The Amur River by Colin Thubron

A river of about 2000 miles that divides Russia and China and a journey, half of it with fractured ribs and a broken ankle, that depicts the decay and depression on the Russian side and the expanding, money-creating Chinese on the other. And both distrust each other because of land grabs. Sound familiar?

This is not a journey anyone would take lightly but Thubron seems to take it all in his stride including the visits from the Russian police about why he is travelling and the characters that he meets along the way.

The river, however, is the biggest character in the book, slowly dropping in height, gaining width to over a mile wide and weaving in and out of China and Russia and providing a border for many, many miles. The book has a limpid feel that never quite gets going and, unlike the river, seems to be one-paced throughout. I can’t deny that I learnt a lot about this area of the world but overall found it quite depressing.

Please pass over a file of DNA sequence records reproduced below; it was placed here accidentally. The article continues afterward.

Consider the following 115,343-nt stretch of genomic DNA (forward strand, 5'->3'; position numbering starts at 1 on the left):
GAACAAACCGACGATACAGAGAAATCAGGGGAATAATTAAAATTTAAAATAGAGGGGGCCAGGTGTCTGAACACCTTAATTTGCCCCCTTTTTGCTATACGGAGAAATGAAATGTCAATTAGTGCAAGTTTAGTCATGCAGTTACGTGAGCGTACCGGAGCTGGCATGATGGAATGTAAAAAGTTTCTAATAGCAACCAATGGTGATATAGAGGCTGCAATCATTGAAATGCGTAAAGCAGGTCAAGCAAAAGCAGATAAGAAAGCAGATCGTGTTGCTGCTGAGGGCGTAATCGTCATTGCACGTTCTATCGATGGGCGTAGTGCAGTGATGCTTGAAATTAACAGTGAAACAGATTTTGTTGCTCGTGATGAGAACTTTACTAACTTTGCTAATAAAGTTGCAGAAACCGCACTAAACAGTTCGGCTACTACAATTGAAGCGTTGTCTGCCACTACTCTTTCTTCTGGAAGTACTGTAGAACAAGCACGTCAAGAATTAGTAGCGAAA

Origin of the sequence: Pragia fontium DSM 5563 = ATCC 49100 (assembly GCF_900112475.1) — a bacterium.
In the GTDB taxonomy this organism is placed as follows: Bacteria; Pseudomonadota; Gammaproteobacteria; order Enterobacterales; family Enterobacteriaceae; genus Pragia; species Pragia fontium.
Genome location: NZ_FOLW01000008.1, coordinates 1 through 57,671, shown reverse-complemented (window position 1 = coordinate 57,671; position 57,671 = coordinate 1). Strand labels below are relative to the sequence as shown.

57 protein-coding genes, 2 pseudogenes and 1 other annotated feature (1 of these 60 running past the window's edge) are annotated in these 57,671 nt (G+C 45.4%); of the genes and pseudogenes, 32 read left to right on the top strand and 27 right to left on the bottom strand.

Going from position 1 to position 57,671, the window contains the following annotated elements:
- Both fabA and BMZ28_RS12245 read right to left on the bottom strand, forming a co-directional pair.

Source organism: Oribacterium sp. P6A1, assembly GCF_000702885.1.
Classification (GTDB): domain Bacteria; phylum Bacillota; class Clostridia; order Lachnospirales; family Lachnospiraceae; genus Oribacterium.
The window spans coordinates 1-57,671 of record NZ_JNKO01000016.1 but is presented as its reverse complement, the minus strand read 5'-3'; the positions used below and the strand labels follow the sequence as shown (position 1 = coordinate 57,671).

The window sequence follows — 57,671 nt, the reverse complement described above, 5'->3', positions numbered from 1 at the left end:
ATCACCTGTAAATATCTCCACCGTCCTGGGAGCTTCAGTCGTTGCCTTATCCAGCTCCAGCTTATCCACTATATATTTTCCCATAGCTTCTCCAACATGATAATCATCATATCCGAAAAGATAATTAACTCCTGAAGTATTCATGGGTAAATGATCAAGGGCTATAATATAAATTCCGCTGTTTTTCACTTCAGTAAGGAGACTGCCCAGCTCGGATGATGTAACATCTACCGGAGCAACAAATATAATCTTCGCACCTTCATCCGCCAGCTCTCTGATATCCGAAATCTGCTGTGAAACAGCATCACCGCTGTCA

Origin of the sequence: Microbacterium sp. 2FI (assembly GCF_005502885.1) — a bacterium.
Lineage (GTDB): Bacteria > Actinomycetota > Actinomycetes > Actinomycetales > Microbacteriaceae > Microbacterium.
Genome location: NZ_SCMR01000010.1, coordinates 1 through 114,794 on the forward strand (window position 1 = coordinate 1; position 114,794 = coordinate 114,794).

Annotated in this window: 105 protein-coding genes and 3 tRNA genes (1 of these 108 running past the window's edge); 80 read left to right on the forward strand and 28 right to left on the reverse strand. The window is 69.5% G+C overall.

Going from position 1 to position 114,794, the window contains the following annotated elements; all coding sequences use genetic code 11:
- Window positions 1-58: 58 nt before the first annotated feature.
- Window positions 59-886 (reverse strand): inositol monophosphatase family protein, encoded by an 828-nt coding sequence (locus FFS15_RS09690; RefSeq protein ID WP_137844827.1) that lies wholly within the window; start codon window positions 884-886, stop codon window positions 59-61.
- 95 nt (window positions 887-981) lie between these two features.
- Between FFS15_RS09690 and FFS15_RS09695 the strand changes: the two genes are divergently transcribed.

There seem to be an inordinate number of museums in all the small russian towns along the river where history has been glossed over, whether it be the Cossacks or Stalin or other massacres and then in China the bright and garish fake russian items such as rubbish bins made to look like matroyshka dolls or replicas of their churches all meant to signify the crossing of the river between the peoples but it doesn’t really happen in that way. The west thought they would be taking thier goods to the East to sell but of course it happens the other way around.

I thought it was just us that Russia had a problem with but it isn’t. It is China as well based on the old settlings of the borders and who has what land. Russia in the descendency and China in the ascendency so they are not going to take them on.

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